The Brazilian-born Assad brothers, a guitar duo, perform with almost telepathic unity. Barely glancing at each other, eyes often closed, they trade lead and supporting roles with astonishing fluidity. With your own eyes closed, it's impossible to tell who's playing what.
In a Bank of America
The two opened with three of Jean-Philippe Rameau's "Pieces de Clavecin, " translated from harpsichord to guitars. They delineated the dancing counterpoint with a flexible pulse, one playing the left-hand keyboard part and the other the right, switching back and forth.
Two works by Brazilian composer Heitor Villa-Lobos were adapted for guitar duo by Sérgio. "A Lenda do Caboclo" began with gentle strumming and ambled along with a raggy gait. "Choros No. 5, Alma Brasileira " was darker and more rhapsodic, the two guitars playing sweeping, harplike arpeggios.
Next came the evening's first work expressly written for two guitars, Joaquin Rodrigo's three-movement "Tonadilla para dos guitarras. " The spiky, dissonant first movement contrasted plucked notes with rapid strumming. In a bravura display, the brothers led each other in a merry chase through the busy textures of the final movement.
Sérgio's "Tyyhhiia li Ossoulina, " a tribute to his family's Lebanese roots, paired modal Arabic melodies with European harmonies. Then "Bandoneon" and "Zita," by Argentina's Astor Piazzolla , opened the concert's second half. Transferred to guitar, what the pieces lost in thrust and cut they gained in beautifully transparent exposure of their masterful construction.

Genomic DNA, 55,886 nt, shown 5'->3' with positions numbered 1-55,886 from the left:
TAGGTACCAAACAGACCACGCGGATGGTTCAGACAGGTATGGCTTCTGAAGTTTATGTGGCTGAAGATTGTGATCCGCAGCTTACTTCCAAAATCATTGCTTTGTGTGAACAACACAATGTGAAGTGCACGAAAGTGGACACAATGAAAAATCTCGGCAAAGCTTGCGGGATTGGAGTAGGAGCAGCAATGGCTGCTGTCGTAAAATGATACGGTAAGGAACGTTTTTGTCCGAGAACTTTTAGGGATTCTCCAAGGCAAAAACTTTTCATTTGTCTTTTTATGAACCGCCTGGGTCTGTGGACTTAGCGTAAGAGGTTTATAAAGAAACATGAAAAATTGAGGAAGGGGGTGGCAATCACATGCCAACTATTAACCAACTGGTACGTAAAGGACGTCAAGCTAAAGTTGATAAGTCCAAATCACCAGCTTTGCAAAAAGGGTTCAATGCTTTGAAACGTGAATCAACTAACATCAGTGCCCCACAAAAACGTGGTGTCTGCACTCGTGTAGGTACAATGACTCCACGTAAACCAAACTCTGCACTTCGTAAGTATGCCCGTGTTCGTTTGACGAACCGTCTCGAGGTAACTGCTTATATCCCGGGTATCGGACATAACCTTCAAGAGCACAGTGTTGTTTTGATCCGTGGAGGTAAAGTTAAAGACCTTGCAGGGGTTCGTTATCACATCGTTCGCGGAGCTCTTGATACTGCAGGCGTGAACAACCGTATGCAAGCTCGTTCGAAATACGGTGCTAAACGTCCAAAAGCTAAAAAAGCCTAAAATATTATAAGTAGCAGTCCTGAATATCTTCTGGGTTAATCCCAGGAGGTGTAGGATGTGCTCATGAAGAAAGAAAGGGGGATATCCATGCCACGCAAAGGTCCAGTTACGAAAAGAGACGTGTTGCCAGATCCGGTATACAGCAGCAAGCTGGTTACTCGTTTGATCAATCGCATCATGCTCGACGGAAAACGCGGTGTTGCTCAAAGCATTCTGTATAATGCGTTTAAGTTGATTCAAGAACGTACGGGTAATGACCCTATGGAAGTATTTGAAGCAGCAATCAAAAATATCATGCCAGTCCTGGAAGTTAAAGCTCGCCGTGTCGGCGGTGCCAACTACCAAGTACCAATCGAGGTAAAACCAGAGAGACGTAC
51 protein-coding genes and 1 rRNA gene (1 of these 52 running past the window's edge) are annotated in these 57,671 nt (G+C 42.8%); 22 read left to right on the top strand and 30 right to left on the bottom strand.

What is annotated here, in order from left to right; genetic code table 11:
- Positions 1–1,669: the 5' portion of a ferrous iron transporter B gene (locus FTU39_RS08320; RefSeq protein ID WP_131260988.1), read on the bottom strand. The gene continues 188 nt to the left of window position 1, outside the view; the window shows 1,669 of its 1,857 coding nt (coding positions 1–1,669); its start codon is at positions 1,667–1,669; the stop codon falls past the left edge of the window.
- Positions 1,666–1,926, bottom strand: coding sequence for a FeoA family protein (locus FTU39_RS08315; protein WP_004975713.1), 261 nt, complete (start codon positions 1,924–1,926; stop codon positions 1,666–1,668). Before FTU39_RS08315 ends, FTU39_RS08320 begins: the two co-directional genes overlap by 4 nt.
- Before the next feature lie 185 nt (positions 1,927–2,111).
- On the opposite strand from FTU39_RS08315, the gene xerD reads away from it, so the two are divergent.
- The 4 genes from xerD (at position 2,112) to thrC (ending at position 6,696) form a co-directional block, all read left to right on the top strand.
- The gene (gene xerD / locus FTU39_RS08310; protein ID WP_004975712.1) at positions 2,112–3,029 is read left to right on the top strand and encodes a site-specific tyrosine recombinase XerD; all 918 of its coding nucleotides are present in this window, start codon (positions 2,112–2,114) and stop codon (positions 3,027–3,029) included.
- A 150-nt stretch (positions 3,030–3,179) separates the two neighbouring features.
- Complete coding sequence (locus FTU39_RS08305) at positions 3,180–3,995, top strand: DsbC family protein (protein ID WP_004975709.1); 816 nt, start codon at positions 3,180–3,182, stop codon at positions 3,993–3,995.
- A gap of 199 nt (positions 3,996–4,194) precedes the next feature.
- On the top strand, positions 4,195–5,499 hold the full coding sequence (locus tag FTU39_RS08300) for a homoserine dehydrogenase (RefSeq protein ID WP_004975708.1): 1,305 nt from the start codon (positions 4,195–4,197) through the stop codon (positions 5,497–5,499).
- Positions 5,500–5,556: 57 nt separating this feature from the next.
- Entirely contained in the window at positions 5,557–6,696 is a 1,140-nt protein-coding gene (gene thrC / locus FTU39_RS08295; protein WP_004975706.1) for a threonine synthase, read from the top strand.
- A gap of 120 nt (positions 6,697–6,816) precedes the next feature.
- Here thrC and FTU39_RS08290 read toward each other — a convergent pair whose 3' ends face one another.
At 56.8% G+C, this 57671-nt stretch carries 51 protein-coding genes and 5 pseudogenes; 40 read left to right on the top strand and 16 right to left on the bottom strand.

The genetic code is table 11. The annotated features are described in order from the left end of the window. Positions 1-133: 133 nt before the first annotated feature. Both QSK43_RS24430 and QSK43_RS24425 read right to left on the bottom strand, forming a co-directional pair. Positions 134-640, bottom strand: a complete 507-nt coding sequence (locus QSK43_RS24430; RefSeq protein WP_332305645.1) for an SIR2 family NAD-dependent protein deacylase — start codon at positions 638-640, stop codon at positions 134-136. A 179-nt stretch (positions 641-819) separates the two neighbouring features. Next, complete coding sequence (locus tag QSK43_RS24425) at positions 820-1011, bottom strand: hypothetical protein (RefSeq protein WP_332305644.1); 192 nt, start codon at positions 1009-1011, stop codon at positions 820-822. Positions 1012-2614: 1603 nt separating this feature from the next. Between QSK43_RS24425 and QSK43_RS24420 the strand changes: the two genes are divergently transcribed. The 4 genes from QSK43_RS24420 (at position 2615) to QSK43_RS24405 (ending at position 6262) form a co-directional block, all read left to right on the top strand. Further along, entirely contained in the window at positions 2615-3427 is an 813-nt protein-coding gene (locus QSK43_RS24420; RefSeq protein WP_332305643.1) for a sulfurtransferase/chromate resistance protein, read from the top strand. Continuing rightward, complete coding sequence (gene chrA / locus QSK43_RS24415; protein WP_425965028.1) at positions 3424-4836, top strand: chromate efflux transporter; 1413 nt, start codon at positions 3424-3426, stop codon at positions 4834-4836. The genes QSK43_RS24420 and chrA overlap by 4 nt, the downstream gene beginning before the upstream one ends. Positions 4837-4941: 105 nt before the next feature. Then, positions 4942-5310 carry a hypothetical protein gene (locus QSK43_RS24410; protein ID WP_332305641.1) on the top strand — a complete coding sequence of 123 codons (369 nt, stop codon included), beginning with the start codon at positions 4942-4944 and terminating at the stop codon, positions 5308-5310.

The duo returned to Brazil for two songlike compositions from Egberto Gismonti, "Agua e Vinho" and "Infancia" -- the first slow, sad, and spacious, the second whimsical. A movement from Roland Dyens's "Côté Nord," written for the Assads, fell too frequently into modern music and guitar cliche s.
The program ended with two entrancing pieces by Brazilian composer Radamés Gnattali : "Valsa," a seductive waltz, and "Corta Jaca, " a bluesy, syncopated jaunt.
A standing ovation brought the brothers back for an encore: Sérgio's spare, bittersweet "Farewell," which sent the audience home, as he said, "with something nice in your ears."